Architects of the coalition’s efforts to significantly weaken the judiciary said Monday they were prepared to immediately meet with opposition leaders at President Isaac Herzog’s official residence in Jerusalem to discuss the latter’s compromise proposal for the judicial overhaul plan.
They made the offer after a turbulent day that saw some 90,000 people protest in Jerusalem, as well as scuffles and shouting matches in the Knesset, while the coalition pushed forward with the legislative process to bring its plans to fruition.
Justice Minister Yariv Levin and Knesset Constitution, Law and Justice Committee Chairman MK Simcha Rothman said they were willing to meet without preconditions, but did not agree to the president’s call to pause the legislative efforts while talks were held.
Opposition leaders rejected this proposal, saying it was disingenuous to propose talks while moving full steam ahead with a process they see as ruinous to Israel’s democratic character.
The exchange came after legislation to give the government an automatic majority on the Judicial Selection Committee and render quasi-constitutional Basic Laws immune from judicial oversight was approved by the Knesset committee for its first reading in the Knesset plenum, likely to be held next Monday.
After moving the bills forward, Levin and Rothman had called on the opposition “to begin a dialogue without pre-conditions.”
Opposition leader Yair Lapid pointed out that Herzog himself had called on Rothman to postpone approval of the legislation in committee in order to enter into good-faith dialogue over his proposals.
“As the president stressed yesterday and as has been explained time and again, the necessary condition to start a national dialogue is an immediate halt of all legislation processes for a designated period of time, during which talks will be held with the president’s mediation,” Lapid said in response to the invitation.
The head of the National Unity party Benny Gantz made similar comments, saying he had told the coalition officials that he would enter into dialogue immediately — if they pause the legislative process.
Levin and Rothman retorted that they were “saddened to read the opposition leader’s statement,” which they said “signals that his only motivation is to stop the legislation and not to hold genuine dialogue.”
The two continued, saying “We would be happy to meet as early as tonight with any opposition official who is interested in real dialogue.”
Lapid responded, saying that “if Minister Levin and MK Rothman were serious about their offer they would agree to pause their legislation until the end of such dialogue and maybe even trouble [themselves] to inform the president and me of their offer instead of our hearing about it in the press.”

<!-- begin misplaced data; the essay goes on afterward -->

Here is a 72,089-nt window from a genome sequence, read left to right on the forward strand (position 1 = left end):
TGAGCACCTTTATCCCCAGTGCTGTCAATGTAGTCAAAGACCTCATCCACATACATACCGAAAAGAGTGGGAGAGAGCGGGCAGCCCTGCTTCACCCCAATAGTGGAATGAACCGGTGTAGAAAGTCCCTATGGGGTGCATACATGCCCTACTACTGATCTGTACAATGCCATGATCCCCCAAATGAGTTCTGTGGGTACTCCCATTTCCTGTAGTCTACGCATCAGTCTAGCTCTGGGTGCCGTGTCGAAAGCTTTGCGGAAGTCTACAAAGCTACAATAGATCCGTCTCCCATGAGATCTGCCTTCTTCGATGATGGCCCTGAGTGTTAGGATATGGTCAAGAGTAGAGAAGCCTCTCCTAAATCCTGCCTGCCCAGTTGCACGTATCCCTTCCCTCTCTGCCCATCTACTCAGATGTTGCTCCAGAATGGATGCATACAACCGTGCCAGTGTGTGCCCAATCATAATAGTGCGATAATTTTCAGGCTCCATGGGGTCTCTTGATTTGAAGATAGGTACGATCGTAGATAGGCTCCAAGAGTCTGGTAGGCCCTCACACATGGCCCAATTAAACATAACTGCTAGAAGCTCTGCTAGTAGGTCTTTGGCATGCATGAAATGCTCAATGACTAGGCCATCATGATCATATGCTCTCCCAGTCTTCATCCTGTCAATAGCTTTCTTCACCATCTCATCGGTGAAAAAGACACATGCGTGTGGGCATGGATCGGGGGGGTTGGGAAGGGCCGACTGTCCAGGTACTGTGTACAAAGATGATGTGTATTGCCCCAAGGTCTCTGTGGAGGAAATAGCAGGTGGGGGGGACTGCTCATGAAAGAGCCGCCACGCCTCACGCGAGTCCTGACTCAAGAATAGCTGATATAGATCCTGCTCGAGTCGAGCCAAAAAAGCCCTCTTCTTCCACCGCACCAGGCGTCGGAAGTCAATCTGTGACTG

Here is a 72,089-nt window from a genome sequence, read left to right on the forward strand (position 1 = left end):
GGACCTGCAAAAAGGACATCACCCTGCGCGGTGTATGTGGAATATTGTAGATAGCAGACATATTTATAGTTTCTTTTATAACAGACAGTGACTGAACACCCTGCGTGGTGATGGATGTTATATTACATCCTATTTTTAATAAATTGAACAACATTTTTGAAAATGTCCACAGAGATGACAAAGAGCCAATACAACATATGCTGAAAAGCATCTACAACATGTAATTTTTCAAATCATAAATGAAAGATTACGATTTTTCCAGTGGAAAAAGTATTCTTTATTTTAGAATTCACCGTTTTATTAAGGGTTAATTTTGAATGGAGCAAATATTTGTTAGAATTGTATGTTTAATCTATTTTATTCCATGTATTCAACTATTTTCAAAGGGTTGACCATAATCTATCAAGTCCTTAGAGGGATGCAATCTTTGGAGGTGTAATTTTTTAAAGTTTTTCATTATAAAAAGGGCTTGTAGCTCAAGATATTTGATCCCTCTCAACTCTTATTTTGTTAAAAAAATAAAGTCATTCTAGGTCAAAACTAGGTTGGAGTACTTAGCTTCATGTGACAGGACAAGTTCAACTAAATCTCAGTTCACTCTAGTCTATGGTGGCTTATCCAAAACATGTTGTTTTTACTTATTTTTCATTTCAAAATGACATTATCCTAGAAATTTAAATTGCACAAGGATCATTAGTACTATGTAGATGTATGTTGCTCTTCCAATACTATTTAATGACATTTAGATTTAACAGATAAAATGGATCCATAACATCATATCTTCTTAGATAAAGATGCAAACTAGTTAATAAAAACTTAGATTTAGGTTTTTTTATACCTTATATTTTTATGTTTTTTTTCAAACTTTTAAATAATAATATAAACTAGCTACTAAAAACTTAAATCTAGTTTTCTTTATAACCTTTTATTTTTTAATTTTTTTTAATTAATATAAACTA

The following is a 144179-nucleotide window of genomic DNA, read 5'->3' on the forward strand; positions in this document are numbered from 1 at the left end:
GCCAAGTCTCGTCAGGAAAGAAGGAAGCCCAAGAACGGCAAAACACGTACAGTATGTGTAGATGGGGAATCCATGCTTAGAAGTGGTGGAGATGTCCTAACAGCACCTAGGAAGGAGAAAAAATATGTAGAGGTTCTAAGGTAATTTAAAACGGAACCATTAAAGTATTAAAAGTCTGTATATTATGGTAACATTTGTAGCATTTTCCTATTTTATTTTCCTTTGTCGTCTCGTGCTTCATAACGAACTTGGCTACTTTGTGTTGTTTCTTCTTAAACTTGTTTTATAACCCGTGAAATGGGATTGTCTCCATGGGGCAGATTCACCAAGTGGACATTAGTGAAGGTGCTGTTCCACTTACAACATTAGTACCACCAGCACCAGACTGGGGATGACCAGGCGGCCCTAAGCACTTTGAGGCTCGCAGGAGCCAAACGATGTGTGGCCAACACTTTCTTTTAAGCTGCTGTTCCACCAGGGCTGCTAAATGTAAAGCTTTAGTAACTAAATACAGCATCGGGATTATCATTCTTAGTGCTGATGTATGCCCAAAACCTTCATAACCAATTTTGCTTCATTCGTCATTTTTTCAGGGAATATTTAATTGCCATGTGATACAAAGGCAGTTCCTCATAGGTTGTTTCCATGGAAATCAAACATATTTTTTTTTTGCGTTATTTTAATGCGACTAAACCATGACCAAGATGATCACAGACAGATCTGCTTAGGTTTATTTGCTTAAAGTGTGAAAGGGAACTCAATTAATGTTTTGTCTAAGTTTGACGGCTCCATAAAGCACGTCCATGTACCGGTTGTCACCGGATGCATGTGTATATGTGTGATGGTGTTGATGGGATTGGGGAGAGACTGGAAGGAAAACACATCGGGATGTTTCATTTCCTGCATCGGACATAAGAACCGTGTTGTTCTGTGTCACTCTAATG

Also Monday, Hebrew media outlets reported that Prime Minister Benjamin Netanyahu’s lawyers had approached Attorney General Gali Baharav-Miara to ask her for permission to publicly and directly address the judicial overhaul plan. But the reports said the request was rebuffed after several hours of discussion.
Netanyahu is bound by a conflict of interest agreement that the attorney general has said bars him from dealing in any way with the legal shakeup, since elements of it could directly impact the ongoing corruption trial against him.
Channel 12 news cited sources in Netanyahu’s Likud party who said that allowing the prime minister to publicly respond to and deal with Herzog’s compromise proposal, issued on Sunday, was necessary in order for that initiative to succeed.
Earlier, Netanyahu accused opposition heads of “purposely pushing the country to anarchy.”
“The opposition is going wild in the Knesset,” he said. “Get a grip. Show responsibility and leadership,” he told opposition leaders, adding: “Most citizens of Israel don’t want anarchy. They want discourse that is focused, and in the end, they want unity.”
Some coalition lawmakers welcomed Herzog’s compromise proposal though, with an unnamed official in the ruling bloc telling the Haaretz daily that many of the president’s ideas could have been “agreed to yesterday.”
Haaretz also reported that Netanyahu met with Levin privately for hours on Monday evening after Herzog’s address. A source familiar with the details of the meeting said the pair discussed the president’s compromise proposal.
This may have amounted to a violation of the 2020 conflict of interest arrangement drafted by then attorney general Avichai Mandelblit, which barred the Likud leader from involvement in legislative initiatives that could impact his trial. Critics of the government’s judicial overhaul plans claim that its aim is to thwart the legal proceedings against Netanyahu.
Netanyahu’s office later issued a denial of the Haaretz report, insisting that the prime minister is not involved in his government’s legal reform plans.